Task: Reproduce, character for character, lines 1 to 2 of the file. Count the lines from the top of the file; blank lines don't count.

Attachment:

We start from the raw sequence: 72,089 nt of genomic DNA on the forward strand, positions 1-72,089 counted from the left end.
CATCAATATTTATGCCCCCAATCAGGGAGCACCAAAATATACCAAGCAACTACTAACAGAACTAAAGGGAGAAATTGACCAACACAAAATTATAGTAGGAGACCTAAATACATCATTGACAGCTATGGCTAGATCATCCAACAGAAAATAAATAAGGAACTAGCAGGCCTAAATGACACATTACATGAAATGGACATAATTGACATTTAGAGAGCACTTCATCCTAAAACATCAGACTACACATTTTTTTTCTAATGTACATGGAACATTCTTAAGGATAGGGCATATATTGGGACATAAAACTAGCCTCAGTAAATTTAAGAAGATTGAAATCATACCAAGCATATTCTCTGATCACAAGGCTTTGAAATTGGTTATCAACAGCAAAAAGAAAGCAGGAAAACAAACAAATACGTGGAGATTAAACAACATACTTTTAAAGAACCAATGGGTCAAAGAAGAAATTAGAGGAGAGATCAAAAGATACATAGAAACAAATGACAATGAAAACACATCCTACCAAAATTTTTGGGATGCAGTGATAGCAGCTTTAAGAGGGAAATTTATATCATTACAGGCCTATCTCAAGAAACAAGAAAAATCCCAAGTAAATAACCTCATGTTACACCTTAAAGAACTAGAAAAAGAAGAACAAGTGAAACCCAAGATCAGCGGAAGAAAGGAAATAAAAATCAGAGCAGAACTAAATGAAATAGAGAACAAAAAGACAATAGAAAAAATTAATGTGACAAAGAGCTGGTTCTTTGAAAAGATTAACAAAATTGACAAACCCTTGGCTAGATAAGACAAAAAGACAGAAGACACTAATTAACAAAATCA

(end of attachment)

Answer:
We start from the raw sequence: 72,089 nt of genomic DNA on the forward strand, positions 1-72,089 counted from the left end.
CATCAATATTTATGCCCCCAATCAGGGAGCACCAAAATATACCAAGCAACTACTAACAGAACTAAAGGGAGAAATTGACCAACACAAAATTATAGTAGGAGACCTAAATACATCATTGACAGCTATGGCTAGATCATCCAACAGAAAATAAATAAGGAACTAGCAGGCCTAAATGACACATTACATGAAATGGACATAATTGACATTTAGAGAGCACTTCATCCTAAAACATCAGACTACACATTTTTTTTCTAATGTACATGGAACATTCTTAAGGATAGGGCATATATTGGGACATAAAACTAGCCTCAGTAAATTTAAGAAGATTGAAATCATACCAAGCATATTCTCTGATCACAAGGCTTTGAAATTGGTTATCAACAGCAAAAAGAAAGCAGGAAAACAAACAAATACGTGGAGATTAAACAACATACTTTTAAAGAACCAATGGGTCAAAGAAGAAATTAGAGGAGAGATCAAAAGATACATAGAAACAAATGACAATGAAAACACATCCTACCAAAATTTTTGGGATGCAGTGATAGCAGCTTTAAGAGGGAAATTTATATCATTACAGGCCTATCTCAAGAAACAAGAAAAATCCCAAGTAAATAACCTCATGTTACACCTTAAAGAACTAGAAAAAGAAGAACAAGTGAAACCCAAGATCAGCGGAAGAAAGGAAATAAAAATCAGAGCAGAACTAAATGAAATAGAGAACAAAAAGACAATAGAAAAAATTAATGTGACAAAGAGCTGGTTCTTTGAAAAGATTAACAAAATTGACAAACCCTTGGCTAGATAAGACAAAAAGACAGAAGACACTAATTAACAAAATCA